A drama teacher wants to direct Strindberg’s A Dream Play, but his students refuse. Instead, they decide to fill the stage with their own dreams. Everyone is given a chance to play God. Blanca revives his dead sister, Idris releases his imprisoned brothers, Olivia brings together her separated parents and mute Sanoj transforms him/herself into language.
“One of the autumn’s hottest plays (…) This is a fantastic little show
and bound to be one of the year’s funniest and liveliest theatrical
events.” /Dagens Nyheter
“Jonas Hassen Khemiri has taken us by surprise before and does so
again here. The construction of the play is quite ingenious. (…) Just
as in his novels, the play is note perfect. This is something more
than a good script, it is good theatre.” /Kulturnyheterna SVT
“Fantastically entertaining, a real hit and almost entirely
unpredictable… this is the play the younger audience – let’s say from 15 to 25 – just has to see this autumn.” /Dagens Nyheter
“In the last few years, Jonas Hassen Khemiri has become the favourite playwright of theatre-going Swedes (…) above all, though, “God Times Five” is entertainment in its most intelligent form – quick-fire, assured and contemporary.” /Aftonbladet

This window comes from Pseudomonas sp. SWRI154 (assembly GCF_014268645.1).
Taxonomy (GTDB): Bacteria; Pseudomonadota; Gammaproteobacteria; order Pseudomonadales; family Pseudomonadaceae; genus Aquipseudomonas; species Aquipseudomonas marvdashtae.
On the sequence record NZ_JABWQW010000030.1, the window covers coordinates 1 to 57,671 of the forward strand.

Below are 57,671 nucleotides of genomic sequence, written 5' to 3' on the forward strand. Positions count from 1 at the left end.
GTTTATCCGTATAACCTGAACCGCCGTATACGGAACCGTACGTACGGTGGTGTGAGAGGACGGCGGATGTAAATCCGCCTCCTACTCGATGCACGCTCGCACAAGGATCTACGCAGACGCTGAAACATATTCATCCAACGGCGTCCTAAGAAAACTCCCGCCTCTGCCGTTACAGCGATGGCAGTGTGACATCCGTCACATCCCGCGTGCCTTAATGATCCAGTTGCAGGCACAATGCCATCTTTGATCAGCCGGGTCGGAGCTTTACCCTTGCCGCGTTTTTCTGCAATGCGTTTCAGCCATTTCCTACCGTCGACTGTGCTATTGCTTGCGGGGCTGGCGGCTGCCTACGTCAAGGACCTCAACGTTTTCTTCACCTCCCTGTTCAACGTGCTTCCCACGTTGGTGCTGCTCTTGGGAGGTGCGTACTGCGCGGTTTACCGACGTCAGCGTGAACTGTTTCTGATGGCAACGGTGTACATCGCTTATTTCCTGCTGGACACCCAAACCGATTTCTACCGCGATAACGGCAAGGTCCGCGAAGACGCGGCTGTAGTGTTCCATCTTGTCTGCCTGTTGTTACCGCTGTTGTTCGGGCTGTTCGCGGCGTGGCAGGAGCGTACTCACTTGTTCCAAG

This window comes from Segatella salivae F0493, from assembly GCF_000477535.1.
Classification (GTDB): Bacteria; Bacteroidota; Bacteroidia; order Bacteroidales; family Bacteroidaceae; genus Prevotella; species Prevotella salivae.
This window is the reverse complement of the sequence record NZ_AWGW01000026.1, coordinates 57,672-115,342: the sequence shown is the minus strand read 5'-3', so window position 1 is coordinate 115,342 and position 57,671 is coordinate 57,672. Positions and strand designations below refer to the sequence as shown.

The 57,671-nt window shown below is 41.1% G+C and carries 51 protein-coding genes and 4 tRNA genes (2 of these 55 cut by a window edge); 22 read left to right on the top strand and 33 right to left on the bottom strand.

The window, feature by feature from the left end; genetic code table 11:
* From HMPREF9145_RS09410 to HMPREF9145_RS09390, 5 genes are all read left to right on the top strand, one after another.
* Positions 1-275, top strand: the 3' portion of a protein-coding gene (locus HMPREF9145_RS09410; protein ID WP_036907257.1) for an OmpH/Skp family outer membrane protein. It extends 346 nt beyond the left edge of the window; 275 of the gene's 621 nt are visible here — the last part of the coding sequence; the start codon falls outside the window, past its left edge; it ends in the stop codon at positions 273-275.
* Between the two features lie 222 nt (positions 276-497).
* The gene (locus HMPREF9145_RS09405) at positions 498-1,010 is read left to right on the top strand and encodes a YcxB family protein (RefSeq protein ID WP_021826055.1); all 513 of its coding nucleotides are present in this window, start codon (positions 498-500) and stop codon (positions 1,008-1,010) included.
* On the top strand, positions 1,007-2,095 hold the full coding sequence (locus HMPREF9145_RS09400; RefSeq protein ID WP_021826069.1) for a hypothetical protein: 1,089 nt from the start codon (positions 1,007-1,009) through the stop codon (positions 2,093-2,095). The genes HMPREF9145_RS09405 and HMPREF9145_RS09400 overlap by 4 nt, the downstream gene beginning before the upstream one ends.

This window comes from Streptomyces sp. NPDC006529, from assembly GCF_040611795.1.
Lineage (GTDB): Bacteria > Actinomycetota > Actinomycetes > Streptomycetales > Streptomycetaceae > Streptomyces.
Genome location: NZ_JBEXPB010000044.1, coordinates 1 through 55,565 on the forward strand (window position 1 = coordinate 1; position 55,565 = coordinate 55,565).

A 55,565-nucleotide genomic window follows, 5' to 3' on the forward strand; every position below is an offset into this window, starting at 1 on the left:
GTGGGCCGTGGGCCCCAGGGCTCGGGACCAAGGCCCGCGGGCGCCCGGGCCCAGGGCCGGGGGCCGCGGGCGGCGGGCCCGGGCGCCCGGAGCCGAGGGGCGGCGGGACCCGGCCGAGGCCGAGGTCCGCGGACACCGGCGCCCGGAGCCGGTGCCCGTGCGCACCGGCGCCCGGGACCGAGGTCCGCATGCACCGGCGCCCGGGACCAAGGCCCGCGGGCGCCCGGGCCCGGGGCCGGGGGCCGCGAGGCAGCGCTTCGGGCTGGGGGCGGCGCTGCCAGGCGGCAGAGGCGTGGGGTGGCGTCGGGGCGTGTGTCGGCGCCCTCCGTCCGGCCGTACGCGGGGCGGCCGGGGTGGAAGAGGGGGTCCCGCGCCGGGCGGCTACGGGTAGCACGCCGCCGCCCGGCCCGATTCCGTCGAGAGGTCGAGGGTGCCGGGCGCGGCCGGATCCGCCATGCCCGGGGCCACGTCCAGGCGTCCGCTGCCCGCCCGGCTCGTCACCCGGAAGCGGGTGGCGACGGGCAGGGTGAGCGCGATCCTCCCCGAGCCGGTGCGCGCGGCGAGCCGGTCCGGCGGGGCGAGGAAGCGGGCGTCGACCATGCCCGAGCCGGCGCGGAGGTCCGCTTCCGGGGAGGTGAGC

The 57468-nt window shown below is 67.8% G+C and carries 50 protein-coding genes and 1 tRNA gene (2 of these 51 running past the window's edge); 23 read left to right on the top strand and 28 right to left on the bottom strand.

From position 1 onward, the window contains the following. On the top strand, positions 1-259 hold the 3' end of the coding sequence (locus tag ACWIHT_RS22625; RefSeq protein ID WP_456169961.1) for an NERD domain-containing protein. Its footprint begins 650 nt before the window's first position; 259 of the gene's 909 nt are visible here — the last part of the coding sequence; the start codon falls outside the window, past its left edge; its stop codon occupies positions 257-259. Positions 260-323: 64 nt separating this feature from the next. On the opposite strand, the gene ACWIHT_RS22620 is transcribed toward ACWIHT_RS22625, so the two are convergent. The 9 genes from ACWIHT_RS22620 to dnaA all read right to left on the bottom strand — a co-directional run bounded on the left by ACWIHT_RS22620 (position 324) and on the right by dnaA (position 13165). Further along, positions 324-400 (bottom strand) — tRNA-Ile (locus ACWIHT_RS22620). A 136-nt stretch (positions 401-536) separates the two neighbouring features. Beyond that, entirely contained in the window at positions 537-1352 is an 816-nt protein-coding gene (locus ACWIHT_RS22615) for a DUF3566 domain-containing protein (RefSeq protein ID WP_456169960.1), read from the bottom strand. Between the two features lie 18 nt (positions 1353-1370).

“Excellent (…) The play constantly shifts between various fictional
levels, which is Hassen Khemiri’s speciality. He deals with subjects
such as violence, racism and Sweden’s Nazi-tinged past in such an
intricate fashion that we are never able to rest comfortably in the
knowledge that we are on the side of the good and the right.” /Svenska Dagbladet
“It becomes painfully clear what power words have. But what is also
apparent in Jonas Hassen Khemiri’s world is how entertaining words can be. The play’s form and content match one another perfectly. (…) Humour and seriousness are combined in God Times Five in a manner that is far too rare.” /Smålandsposten
“Almost alarmingly funny. Khemiri is a magician of words.” /Nummer.se
The play premiered in Sweden in the spring of 2008, directed by Sara Giese. It then toured Sweden with Riksteatern.
A second version of the play premiered in Stockholm in the fall of 2008, directed by Hugo Hansén.
It has also been performed in Germany and Norway.